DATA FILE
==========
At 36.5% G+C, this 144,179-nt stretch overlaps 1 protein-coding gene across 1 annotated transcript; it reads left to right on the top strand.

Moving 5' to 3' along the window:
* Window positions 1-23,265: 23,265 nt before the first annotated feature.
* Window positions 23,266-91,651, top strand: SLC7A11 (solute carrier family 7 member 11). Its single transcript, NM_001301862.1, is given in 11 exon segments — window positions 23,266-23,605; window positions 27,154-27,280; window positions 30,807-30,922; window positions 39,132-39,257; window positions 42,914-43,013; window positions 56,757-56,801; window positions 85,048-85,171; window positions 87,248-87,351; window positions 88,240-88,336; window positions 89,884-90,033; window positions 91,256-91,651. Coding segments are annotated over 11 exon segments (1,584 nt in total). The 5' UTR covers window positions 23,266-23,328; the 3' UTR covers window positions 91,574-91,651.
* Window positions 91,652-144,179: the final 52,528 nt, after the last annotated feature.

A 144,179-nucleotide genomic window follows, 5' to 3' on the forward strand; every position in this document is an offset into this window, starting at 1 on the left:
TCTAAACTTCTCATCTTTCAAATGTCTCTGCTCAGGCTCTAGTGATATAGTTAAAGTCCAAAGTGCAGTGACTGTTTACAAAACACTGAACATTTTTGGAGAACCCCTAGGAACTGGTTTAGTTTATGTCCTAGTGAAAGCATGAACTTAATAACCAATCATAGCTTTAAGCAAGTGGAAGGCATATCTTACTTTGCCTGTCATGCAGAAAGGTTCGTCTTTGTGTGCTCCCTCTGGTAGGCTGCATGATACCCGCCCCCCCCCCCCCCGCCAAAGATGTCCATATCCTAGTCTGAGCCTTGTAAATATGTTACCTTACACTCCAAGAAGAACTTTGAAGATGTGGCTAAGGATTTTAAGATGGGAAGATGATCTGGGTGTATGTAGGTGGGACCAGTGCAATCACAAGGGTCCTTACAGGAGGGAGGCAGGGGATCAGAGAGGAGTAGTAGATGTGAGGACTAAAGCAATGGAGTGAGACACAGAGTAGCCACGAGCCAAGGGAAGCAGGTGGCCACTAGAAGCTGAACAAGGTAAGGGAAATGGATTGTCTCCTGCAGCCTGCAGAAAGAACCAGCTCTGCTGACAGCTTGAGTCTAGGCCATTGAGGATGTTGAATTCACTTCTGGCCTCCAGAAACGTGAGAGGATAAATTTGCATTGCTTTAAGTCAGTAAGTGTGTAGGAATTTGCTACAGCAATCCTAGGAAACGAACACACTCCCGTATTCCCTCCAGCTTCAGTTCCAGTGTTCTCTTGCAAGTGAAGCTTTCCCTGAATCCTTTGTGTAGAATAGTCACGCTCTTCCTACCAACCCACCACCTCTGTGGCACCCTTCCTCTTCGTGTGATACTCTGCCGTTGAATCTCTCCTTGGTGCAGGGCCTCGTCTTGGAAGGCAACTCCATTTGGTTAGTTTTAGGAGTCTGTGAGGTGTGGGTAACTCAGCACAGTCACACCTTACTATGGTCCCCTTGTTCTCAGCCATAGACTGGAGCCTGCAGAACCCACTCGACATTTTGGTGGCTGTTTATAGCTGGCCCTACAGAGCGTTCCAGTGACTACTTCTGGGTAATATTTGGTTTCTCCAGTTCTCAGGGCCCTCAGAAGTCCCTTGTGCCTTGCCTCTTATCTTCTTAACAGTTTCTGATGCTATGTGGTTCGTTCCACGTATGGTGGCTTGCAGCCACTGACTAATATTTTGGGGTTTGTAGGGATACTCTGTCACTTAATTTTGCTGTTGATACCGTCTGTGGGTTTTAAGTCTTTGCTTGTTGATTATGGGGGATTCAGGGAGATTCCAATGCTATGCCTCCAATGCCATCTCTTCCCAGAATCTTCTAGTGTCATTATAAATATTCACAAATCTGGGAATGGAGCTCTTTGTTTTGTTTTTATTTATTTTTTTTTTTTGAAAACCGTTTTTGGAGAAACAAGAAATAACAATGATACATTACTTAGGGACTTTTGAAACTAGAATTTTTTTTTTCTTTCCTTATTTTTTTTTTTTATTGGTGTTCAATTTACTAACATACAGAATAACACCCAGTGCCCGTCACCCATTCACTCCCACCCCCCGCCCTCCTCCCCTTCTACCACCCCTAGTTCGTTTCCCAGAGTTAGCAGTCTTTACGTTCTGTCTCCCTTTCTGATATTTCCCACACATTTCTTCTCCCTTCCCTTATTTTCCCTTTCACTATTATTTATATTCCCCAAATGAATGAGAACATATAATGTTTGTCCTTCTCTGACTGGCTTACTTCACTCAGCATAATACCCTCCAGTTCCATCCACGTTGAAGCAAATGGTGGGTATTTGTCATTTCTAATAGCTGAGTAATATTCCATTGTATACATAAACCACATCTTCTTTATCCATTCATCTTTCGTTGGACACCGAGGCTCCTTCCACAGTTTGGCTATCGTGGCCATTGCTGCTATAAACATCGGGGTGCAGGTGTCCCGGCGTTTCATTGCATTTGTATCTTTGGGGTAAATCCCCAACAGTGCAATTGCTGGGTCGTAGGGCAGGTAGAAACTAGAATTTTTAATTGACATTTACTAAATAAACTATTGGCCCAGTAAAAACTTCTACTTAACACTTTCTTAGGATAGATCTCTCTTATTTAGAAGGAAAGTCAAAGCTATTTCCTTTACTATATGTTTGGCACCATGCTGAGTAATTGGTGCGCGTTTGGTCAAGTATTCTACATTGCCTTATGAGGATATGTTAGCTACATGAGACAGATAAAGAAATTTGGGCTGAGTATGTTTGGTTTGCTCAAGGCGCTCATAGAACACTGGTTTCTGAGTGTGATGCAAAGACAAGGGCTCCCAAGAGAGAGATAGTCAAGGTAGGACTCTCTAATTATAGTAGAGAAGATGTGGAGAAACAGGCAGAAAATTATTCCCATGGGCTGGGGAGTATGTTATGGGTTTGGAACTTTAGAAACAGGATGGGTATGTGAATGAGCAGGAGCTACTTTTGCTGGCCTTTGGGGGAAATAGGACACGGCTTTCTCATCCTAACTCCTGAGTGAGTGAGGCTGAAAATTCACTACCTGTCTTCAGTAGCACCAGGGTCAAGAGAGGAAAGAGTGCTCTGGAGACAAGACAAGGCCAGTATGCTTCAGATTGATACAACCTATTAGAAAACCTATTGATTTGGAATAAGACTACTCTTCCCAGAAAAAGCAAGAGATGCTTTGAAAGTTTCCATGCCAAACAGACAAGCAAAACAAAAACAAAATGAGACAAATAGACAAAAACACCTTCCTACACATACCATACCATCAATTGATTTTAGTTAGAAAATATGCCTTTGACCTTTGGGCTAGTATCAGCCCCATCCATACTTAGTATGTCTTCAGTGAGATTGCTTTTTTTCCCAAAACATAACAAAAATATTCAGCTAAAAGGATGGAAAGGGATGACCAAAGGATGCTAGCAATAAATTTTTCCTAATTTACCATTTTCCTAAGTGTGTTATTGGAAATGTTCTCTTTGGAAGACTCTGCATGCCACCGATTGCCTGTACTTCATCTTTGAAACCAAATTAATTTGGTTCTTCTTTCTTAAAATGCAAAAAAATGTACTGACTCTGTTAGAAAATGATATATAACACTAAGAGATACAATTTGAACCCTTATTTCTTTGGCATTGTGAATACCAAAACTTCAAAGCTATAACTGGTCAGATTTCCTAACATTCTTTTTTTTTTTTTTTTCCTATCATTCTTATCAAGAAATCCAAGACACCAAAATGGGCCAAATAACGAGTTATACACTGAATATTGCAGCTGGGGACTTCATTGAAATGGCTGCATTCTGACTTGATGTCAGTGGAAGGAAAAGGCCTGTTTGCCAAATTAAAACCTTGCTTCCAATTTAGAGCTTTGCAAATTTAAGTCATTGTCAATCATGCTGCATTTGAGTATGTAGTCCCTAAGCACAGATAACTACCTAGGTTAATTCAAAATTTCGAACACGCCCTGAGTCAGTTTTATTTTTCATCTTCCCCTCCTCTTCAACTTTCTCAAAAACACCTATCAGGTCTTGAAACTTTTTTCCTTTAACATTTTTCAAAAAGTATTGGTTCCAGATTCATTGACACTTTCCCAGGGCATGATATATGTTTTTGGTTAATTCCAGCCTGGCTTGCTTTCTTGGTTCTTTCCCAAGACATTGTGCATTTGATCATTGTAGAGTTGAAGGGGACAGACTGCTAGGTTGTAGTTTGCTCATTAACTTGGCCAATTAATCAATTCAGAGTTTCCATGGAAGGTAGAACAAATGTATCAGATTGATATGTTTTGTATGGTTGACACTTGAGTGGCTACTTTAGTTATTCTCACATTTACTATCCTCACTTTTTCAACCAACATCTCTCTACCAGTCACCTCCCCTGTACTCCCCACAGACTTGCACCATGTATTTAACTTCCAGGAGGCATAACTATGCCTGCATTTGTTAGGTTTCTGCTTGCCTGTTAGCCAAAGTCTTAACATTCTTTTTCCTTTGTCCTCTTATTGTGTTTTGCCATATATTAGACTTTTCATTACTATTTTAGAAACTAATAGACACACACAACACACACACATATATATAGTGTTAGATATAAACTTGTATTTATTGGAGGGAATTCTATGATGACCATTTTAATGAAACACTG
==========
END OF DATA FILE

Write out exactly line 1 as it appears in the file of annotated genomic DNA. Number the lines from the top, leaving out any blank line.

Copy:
At 36.5% G+C, this 144,179-nt stretch overlaps 1 protein-coding gene across 1 annotated transcript; it reads left to right on the top strand.